Coronavirus (COVID-19) tally as compiled by Johns Hopkins University. (Previous numbers in parentheses.)
Total U.S. confirmed cases: 1,510,988 (1,491,547)
Total U.S. deaths: 90,432 (89,666)
Total global cases: 4,836,329 (4,748,937)
Total global deaths: 319,213 (316,277)
Southwest sees clearer skies
Southwest Airlines has struck a hopeful note, reporting that for the first time since the pandemic began, bookings have outnumbered flight cancellations. The news comes at a good time, as the airline has previously said it expects 2020 revenue to be down 90 percent over 2019.
Southwest isn’t alone in that regard, as all airlines are seeing a huge drop in passengers over the last two months. The Transportation Security Administration (TSA) reports that the number of people passing through TSA checkpoints at the nation’s airports was down 92 percent in the first 18 days of May.
But carriers are already planning for better days. Delta Air Lines has pledged to add flights when business picks up so that no plane flies with more than 60 percent capacity.
Housing starts collapse
As predicted, the coronavirus (COVID-19) brought homebuilding activity to a near standstill. The Commerce Department reports that housing starts in April plunged more than 30 percent to a seasonally adjusted annual rate of 891,000 units, the lowest level since early 2015.
While many homebuilders remained on the job last month, their hands were tied in some cases. Builders reported widespread disruptions in the supply chain, which made it difficult to get all of the building materials they needed.
Meanwhile, April’s home sales also appeared to fall off a cliff. RE/MAX reports that sales in the 53 top markets in which it operates were down more than 20 percent last month.
Going out again
As states began lifting coronavirus restrictions at the end of April, Darden Restaurants, the parent company of Olive Garden, began reopening dining rooms at reduced capacity. The company says it’s boosted business.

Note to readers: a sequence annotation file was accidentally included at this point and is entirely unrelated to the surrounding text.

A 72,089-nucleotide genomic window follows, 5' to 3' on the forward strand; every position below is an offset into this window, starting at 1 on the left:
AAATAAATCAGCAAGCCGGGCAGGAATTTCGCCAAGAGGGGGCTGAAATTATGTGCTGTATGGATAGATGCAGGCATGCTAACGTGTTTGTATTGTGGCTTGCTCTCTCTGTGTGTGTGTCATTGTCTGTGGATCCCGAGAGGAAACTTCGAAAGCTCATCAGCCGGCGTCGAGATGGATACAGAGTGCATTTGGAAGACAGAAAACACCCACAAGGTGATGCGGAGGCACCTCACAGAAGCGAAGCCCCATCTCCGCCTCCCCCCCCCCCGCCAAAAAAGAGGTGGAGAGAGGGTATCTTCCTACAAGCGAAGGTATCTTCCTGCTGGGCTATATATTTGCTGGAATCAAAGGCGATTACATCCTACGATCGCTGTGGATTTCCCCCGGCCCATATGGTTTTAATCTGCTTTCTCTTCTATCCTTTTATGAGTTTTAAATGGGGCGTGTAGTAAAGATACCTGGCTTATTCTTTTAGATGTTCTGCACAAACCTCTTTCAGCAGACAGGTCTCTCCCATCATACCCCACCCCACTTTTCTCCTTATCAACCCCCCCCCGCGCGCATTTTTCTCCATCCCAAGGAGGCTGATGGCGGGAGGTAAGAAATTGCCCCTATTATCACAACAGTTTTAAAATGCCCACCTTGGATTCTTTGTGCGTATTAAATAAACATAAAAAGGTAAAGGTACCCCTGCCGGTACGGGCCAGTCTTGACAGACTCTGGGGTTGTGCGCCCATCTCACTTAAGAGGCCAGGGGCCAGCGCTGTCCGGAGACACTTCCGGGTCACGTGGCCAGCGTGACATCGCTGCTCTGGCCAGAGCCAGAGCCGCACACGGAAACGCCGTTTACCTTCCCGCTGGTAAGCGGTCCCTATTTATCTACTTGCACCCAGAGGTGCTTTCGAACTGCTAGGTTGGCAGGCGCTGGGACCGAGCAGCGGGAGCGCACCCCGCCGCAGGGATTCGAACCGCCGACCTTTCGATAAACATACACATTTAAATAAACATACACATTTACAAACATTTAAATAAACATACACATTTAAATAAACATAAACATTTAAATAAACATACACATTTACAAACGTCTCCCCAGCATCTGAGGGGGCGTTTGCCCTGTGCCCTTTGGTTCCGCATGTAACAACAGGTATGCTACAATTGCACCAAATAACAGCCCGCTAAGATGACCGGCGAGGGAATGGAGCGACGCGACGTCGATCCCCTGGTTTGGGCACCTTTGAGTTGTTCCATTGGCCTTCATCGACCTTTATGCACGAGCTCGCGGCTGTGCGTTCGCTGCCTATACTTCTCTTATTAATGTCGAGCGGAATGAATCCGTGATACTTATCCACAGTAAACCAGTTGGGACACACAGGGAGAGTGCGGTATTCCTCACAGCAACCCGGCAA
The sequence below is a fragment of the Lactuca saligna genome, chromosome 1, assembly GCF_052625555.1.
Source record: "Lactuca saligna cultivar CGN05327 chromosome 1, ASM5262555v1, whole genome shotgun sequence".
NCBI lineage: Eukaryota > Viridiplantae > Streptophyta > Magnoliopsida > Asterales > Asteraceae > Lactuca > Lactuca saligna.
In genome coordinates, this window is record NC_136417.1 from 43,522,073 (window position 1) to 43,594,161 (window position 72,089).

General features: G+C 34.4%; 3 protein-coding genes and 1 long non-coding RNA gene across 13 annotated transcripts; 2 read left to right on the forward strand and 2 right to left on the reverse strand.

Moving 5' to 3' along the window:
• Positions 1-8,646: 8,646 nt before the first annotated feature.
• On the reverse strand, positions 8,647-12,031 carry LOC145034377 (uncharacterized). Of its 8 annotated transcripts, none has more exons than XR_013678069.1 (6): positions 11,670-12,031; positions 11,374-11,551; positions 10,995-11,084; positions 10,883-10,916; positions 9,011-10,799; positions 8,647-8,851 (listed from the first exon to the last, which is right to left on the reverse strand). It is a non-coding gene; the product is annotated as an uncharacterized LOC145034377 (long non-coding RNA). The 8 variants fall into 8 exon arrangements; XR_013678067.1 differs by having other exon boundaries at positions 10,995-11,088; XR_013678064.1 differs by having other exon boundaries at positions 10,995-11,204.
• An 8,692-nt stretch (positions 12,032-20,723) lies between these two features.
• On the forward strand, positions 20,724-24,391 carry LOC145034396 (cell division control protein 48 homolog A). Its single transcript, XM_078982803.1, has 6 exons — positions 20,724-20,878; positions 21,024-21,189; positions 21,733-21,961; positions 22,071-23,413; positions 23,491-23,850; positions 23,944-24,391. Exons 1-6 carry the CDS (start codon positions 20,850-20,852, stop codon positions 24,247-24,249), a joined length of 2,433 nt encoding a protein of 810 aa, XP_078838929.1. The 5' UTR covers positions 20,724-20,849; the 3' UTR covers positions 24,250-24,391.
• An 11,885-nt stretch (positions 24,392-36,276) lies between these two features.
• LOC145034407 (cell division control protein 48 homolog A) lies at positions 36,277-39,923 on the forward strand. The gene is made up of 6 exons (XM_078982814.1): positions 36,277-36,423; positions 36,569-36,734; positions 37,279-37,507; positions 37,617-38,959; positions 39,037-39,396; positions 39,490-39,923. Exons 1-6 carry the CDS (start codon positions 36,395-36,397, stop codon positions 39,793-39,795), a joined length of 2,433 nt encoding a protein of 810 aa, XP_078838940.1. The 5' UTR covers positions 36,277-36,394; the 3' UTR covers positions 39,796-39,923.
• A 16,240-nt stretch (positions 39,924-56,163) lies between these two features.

In a business update today, the company’s CEO, Gene Lee, said early signs suggest that consumers are grateful for the opportunity to dine out again.
“At the same time, our To Go business remains strong,” Lee said. “I am pleased that we are able to return some team members from furlough to support these phased openings, and we look forward to safely serving more guests as more communities begin to reopen."
Companies warned about their claims
Federal regulators continue their crackdown on merchants who they say are misleading consumers about their products and businesses. The Federal Trade Commission (FTC) and Small Business Administration (SBA) have sent warning letters to two companies that may be misleading small businesses seeking SBA loans as a result of the coronavirus pandemic.
The warnings went to ITMedia Solutions, LLC and Lendio, Inc. The agencies contend the companies’ marketing could lead consumers to believe they are affiliated with the SBA, or that consumers can apply on their site for loans through the Paycheck Protection Program (PPP) or other programs authorized by the Coronavirus Aid, Relief, and Economic Security (CARES) Act.
The letters warn the companies to take immediate action to ensure all deceptive claims are removed and to remediate any harm to small business consumers as a result of the claims.
The National Safety Council has issued a set of guidelines for reopening businesses to help protect the health of returning employees. The group said it identified the “10 universal actions” every employer must consider before reopening.
The actions range from phasing in operations to training supervisors on the fundamentals of safety. They also include screenings, enhanced hygiene, and tracing.
“Protecting our workers means coalescing around sets of safety principles and ensuring those principles guide our decisions," said Lorraine M. Martin, president and CEO of the National Safety Council. "Employers are asking for help, and we've brought together leading safety experts to deliver in this time of need.”
Around the nation
Oregon: A state court judge has struck down statewide restrictions on activity, put in place by Gov. Kate Brown. The judge ruled that the governor exceeded her authority because she did not seek the state legislator’s approval to extend her order.
Texas: When large gatherings were banned during the shutdown, it was churches that were the most vocal in their opposition. Now that some of those restrictions have been lifted, Holy Ghost Catholic Church in Houston is closing again after five church leaders tested positive for the coronavirus.
Illinois: Gun shop owners say they have never experienced an upsurge in business like the once taking place during the coronavirus shutdown. Shop owners say regular customers have been joined by newcomers who are buying weapons and ammunition and enrolling in classes.